An unapologetically political film, with popular jocks as elite government military man, beta males as hapless revolutionaries, and the rich as contemptuous stooges. These caricatures curiously reflect both the Left and the Right's views of each other in Israel. The film takes place in isolation to everything except each group of character's world view, and has a nightmarish inevitability to the plot.
Here's something I haven't seen in quite a while: a directorial debut feature-length that feels dangerous, to itself and to its own country - no wonder the Israel government hates him! But it's also a movie that looks at its characters on both ends of the spectrum with honesty and equal footing, and not whatever pretentious wish-fulfillment and cynicism that gets passed as political cinema these days.
Not particularly impressed. Fine performances all around but there's a coldness of direction that fails to take us beneath the surface. The motives of the "terrorists" are murky to say the least. Other than the Yiftach Klein character the rest are either placeholders or so lightly sketched as to barely exist.
Life and death are at th heart of Lapid's film, and he creates a mise en scene of passion and heartbreak in a country where danger is always a shadowy presence. Life for the policeman's pregnant wife contrasts with the death meted out on the job. The young terrorists share passion for a good cause but want to murder the rich. The facial closeups explain a lot about Israeli life in this bold, gut-punching film.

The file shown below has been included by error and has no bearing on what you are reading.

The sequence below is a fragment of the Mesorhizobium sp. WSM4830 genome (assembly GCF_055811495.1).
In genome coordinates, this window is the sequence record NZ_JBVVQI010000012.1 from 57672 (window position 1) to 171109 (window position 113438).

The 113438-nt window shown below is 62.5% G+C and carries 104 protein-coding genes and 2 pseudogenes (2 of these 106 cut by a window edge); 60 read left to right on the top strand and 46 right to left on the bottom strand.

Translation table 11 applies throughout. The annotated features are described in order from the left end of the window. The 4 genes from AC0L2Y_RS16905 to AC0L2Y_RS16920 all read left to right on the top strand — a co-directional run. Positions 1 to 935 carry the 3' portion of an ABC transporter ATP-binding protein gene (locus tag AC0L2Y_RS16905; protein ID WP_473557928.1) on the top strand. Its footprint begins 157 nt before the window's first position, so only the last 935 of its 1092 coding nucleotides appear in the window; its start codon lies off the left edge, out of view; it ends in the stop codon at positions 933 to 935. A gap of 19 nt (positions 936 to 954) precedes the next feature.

A strange mix that never quite excels in this dual tale concerning an elite cop squad and an unlikely Israeli terrorist group of privileged kids. The first half is the interesting one with a near homo-erotic edge in the comradeship of the officers as they band together facing charges from a previous mission. The second drags the film down with an unfocused amateurish script. By the end any interest is long gone.
Staggeringly well-made film. The collaboration here between Lapid and DP Goldman reminds me of that between the greatest working team in contemporary cinema, Claire Denis and Agnès Godard, and NOBODY EVER reminds me of them - what they do is superlative. In fact, the early attention to the homosocial domain of male police officers explicitly invokes Beau Travail. And things get WAY more profound than I was expecting
In some respects this is not a sophisticated film. Some of the writing, and performances, are too obvious, and can lack nuance altogether. I almost didn't get through it. However, it finds redemption through the sheer power of the subject matter and its portrayal. Worth watching.
"Zero Motivation" "Gett" "Youth" "Why hast thou forsaken me?"....I love young israeli filmmakers, love their unique and scathing skill to criticize own country. So finally, I watched Nadav Lapid film and very shocked. Horrifyingly matter-of-fact, deeply critical movie about crash between love-my-countrys and hate-my-countrys. SO SUPERB.